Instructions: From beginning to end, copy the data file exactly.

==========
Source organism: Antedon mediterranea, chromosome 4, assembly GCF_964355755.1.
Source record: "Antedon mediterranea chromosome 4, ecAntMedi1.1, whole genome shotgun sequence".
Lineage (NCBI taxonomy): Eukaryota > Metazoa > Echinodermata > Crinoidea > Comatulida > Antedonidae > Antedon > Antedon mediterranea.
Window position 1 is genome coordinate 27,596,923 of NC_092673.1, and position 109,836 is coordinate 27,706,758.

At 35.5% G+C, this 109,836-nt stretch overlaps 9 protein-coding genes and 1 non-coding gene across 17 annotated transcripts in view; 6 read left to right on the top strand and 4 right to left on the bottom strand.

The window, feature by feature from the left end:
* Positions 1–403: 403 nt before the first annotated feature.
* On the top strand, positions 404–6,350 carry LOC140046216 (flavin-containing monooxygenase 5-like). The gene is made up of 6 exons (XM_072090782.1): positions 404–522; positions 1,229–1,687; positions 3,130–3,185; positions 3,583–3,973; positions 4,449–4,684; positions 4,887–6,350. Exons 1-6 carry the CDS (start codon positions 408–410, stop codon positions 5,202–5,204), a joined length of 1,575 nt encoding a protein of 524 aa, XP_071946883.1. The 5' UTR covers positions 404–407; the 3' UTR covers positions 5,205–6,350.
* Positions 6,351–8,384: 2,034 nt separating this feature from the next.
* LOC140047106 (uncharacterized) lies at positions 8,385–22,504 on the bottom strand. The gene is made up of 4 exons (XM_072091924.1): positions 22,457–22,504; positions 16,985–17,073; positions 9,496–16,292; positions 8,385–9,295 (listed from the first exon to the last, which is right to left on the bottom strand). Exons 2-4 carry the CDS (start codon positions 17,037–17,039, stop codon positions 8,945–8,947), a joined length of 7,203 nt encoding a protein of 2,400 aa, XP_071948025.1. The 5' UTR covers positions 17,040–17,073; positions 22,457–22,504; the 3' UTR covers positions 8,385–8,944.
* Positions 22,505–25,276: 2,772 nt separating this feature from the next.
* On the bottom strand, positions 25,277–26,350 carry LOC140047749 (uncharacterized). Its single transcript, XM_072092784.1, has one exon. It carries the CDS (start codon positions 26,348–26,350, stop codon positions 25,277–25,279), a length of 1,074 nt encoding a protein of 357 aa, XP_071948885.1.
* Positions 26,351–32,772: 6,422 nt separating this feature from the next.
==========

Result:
Source organism: Antedon mediterranea, chromosome 4, assembly GCF_964355755.1.
Source record: "Antedon mediterranea chromosome 4, ecAntMedi1.1, whole genome shotgun sequence".
Lineage (NCBI taxonomy): Eukaryota > Metazoa > Echinodermata > Crinoidea > Comatulida > Antedonidae > Antedon > Antedon mediterranea.
Window position 1 is genome coordinate 27,596,923 of NC_092673.1, and position 109,836 is coordinate 27,706,758.

At 35.5% G+C, this 109,836-nt stretch overlaps 9 protein-coding genes and 1 non-coding gene across 17 annotated transcripts in view; 6 read left to right on the top strand and 4 right to left on the bottom strand.

The window, feature by feature from the left end:
* Positions 1–403: 403 nt before the first annotated feature.
* On the top strand, positions 404–6,350 carry LOC140046216 (flavin-containing monooxygenase 5-like). The gene is made up of 6 exons (XM_072090782.1): positions 404–522; positions 1,229–1,687; positions 3,130–3,185; positions 3,583–3,973; positions 4,449–4,684; positions 4,887–6,350. Exons 1-6 carry the CDS (start codon positions 408–410, stop codon positions 5,202–5,204), a joined length of 1,575 nt encoding a protein of 524 aa, XP_071946883.1. The 5' UTR covers positions 404–407; the 3' UTR covers positions 5,205–6,350.
* Positions 6,351–8,384: 2,034 nt separating this feature from the next.
* LOC140047106 (uncharacterized) lies at positions 8,385–22,504 on the bottom strand. The gene is made up of 4 exons (XM_072091924.1): positions 22,457–22,504; positions 16,985–17,073; positions 9,496–16,292; positions 8,385–9,295 (listed from the first exon to the last, which is right to left on the bottom strand). Exons 2-4 carry the CDS (start codon positions 17,037–17,039, stop codon positions 8,945–8,947), a joined length of 7,203 nt encoding a protein of 2,400 aa, XP_071948025.1. The 5' UTR covers positions 17,040–17,073; positions 22,457–22,504; the 3' UTR covers positions 8,385–8,944.
* Positions 22,505–25,276: 2,772 nt separating this feature from the next.
* On the bottom strand, positions 25,277–26,350 carry LOC140047749 (uncharacterized). Its single transcript, XM_072092784.1, has one exon. It carries the CDS (start codon positions 26,348–26,350, stop codon positions 25,277–25,279), a length of 1,074 nt encoding a protein of 357 aa, XP_071948885.1.
* Positions 26,351–32,772: 6,422 nt separating this feature from the next.